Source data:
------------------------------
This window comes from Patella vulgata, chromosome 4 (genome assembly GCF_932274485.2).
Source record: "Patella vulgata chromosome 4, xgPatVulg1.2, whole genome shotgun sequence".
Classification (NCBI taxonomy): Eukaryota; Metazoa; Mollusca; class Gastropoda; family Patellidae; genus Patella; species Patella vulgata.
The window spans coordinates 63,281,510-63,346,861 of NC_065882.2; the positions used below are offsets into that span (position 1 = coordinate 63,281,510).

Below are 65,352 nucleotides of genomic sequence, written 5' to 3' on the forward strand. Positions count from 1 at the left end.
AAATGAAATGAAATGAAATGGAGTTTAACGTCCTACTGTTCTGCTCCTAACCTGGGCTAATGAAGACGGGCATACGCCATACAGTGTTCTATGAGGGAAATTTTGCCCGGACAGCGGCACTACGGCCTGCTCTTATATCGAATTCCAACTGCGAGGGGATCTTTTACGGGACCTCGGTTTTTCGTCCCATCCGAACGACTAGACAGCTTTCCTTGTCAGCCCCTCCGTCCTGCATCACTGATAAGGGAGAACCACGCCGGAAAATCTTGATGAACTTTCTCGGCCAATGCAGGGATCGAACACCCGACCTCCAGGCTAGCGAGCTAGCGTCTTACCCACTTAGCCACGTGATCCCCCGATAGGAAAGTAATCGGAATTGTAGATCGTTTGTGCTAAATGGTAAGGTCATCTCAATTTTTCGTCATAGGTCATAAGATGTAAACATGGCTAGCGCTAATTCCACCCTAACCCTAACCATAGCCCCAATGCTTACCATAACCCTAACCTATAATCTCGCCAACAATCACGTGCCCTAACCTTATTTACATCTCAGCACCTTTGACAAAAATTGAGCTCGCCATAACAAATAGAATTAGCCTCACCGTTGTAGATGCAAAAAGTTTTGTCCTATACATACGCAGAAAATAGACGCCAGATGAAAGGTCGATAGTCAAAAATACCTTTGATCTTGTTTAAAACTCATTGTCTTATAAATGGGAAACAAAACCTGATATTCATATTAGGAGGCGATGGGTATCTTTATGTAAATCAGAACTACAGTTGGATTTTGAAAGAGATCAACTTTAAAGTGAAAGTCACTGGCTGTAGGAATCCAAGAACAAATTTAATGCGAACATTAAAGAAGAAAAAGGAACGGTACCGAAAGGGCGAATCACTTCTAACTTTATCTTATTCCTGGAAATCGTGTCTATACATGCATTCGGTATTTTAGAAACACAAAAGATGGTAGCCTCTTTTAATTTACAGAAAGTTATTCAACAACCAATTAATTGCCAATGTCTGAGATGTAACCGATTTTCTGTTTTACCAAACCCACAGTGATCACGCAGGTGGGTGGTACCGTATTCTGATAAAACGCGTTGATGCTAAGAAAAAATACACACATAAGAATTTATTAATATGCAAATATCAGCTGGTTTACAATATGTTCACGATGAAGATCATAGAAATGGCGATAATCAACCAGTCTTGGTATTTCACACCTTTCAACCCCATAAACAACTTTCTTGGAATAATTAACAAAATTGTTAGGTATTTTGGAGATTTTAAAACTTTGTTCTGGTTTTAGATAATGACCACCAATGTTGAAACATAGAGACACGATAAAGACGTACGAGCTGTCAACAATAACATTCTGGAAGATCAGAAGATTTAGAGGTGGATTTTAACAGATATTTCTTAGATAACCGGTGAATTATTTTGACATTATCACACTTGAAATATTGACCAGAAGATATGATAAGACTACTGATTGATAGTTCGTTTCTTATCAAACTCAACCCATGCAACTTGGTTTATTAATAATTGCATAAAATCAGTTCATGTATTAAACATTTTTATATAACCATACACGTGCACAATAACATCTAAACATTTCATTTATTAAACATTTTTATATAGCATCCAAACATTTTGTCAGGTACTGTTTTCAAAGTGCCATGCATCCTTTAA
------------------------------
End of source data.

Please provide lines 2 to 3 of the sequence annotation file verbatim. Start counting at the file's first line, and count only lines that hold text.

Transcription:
Source record: "Patella vulgata chromosome 4, xgPatVulg1.2, whole genome shotgun sequence".
Classification (NCBI taxonomy): Eukaryota; Metazoa; Mollusca; class Gastropoda; family Patellidae; genus Patella; species Patella vulgata.